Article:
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Sponsoring amazing members of the Swift and iOS community
Last Updated: March 2023
7 min read
Starting this Easter weekend, I want to express my gratitude to developers and content creators on an ongoing basis.
Every month for (at least) a year, I will contribute $10 to Swift/iOS developers or content creators.
I will try to split the amount between two people each month by leveraging programs like Buy Me a Coffee, Patreon, GitHub sponsorship, or other means.
Please get in touch with me on Twitter (@MarcoEidinger) and give suggestions.
This Easter (2022), I flew from California to Germany to visit my mom. I used the time in the airplane to reflect on recent activities in my life.
Not long ago, I started contributing to the Swift and iOS community by writing blog posts and sharing my knowledge. Also, I started actively engaging with people on Twitter and am enjoying it. I might not have started this path without the inspiration of excellent developers and content creators from whom I learn daily. Often those people share their time, knowledge, work, and help on the side without any financial support.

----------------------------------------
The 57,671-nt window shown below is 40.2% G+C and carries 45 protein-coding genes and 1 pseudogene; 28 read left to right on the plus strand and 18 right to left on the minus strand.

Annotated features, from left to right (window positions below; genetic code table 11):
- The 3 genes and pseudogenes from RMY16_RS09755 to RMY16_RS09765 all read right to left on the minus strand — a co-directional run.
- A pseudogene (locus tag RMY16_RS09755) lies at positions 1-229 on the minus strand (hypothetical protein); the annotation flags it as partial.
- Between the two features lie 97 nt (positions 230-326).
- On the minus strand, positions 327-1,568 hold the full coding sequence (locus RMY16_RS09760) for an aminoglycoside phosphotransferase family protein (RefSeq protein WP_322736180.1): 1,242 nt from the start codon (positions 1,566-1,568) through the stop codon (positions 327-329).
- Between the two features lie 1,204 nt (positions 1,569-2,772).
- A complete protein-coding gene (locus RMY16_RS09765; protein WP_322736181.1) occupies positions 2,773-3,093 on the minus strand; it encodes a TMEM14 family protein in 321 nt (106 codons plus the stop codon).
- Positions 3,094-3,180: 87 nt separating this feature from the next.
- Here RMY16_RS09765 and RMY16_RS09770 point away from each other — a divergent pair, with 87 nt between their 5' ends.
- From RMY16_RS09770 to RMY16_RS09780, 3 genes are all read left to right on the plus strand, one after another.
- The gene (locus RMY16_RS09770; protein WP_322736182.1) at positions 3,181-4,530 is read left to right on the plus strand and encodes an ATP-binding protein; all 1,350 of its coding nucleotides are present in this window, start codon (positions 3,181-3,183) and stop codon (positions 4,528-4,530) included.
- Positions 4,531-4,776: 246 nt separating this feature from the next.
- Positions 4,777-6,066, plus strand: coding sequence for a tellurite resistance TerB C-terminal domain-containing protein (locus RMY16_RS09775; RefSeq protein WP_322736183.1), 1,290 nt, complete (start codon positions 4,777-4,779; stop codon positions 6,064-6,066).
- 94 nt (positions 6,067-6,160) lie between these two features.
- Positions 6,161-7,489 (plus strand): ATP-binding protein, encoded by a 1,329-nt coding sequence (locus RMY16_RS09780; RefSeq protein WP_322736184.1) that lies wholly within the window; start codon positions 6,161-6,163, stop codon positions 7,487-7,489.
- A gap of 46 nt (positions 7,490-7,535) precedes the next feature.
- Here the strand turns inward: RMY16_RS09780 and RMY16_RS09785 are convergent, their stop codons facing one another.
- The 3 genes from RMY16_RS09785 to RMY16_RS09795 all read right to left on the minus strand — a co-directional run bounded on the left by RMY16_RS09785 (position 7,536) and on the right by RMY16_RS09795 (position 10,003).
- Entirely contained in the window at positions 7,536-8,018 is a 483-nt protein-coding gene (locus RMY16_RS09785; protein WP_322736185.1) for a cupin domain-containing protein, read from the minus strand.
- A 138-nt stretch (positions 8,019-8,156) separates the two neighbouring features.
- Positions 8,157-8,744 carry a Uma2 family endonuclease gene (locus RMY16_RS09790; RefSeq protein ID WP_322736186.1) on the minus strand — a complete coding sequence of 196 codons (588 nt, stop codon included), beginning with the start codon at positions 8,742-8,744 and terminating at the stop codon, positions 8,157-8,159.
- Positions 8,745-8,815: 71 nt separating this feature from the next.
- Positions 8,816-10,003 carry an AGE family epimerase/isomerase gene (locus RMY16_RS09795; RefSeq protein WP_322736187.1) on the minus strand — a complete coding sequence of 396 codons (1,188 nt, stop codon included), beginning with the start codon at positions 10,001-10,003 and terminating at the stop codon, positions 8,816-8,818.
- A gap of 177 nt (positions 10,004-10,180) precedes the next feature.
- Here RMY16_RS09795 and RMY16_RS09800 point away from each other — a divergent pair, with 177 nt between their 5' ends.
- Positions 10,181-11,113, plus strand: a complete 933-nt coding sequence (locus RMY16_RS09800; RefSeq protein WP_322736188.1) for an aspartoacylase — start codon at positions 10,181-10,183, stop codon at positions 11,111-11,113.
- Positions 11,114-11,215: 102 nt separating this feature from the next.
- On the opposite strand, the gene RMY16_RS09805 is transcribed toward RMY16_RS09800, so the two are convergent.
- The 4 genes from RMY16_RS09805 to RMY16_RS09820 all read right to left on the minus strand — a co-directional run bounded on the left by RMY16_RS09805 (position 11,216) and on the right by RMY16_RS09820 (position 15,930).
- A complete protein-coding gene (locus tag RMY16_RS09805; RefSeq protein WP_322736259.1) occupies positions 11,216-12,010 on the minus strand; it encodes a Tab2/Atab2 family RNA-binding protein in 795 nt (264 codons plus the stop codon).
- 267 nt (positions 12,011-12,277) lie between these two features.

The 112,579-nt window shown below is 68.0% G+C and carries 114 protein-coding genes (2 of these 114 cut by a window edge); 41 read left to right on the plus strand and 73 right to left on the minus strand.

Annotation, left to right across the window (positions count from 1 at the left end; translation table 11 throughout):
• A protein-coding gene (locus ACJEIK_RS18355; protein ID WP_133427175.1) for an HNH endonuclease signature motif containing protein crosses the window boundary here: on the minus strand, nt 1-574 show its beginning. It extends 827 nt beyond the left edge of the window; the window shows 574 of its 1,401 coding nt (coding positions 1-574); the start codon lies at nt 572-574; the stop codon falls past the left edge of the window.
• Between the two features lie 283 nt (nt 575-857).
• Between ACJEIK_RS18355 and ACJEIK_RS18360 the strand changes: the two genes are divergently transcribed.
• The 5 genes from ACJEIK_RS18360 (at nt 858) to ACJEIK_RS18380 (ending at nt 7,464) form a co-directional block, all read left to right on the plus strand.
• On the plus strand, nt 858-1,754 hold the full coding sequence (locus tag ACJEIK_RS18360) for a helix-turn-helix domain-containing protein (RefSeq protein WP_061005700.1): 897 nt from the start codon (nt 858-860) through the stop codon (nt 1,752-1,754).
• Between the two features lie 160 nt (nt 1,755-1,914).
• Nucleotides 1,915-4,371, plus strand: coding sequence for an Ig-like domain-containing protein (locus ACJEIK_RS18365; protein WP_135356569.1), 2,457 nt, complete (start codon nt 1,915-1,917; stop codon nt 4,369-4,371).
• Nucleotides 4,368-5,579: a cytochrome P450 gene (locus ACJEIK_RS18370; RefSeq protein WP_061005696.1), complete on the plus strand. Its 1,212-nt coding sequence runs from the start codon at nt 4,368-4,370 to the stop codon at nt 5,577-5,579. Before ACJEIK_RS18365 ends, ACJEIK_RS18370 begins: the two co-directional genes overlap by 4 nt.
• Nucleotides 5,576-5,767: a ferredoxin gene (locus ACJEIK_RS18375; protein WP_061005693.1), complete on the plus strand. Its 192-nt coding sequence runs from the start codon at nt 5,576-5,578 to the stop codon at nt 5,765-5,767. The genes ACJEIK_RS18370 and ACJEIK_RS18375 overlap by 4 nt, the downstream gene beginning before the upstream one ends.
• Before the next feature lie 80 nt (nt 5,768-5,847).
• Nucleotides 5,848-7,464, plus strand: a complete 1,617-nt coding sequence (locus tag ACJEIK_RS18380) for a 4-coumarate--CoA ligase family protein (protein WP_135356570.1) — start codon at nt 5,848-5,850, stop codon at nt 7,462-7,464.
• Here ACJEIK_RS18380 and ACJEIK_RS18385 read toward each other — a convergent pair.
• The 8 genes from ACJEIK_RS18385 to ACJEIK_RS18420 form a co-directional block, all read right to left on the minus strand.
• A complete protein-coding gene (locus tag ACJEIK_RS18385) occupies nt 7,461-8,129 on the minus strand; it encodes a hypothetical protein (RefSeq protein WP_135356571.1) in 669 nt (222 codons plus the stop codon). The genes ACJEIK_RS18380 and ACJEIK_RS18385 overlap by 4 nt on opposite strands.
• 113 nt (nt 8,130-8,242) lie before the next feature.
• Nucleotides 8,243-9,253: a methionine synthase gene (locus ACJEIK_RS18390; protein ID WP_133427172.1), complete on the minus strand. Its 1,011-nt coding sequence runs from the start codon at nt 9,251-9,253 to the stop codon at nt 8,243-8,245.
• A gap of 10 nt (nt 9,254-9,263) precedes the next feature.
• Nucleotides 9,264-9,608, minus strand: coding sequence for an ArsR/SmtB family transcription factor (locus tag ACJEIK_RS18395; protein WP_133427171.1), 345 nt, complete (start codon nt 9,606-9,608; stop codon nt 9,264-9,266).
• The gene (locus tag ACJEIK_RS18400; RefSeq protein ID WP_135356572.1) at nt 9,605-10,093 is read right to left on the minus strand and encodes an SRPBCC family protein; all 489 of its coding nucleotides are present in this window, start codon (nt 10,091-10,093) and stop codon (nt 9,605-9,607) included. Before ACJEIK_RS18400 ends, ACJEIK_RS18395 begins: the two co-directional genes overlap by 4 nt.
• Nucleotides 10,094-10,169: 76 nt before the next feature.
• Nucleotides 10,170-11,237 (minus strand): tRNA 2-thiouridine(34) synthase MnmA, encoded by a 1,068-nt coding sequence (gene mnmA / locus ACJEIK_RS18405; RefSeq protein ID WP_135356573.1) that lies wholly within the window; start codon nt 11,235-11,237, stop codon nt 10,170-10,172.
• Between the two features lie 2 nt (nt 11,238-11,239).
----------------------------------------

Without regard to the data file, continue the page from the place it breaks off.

I will continuously update this blog post monthly to write down my contributions. I hope for two positive effects:
You might find new developers and content creators from you can learn.
Writing about my contributions keeps me accountable and helps me to follow through every month with my promise :)
Josh Holtz, mostly known as the lead maintainer for Fastlane, has also a fantastic newsletter called Indie Dev Monday. He also organizes this year's first supreme Swift developer conference Deep Dish Swift in Chicago.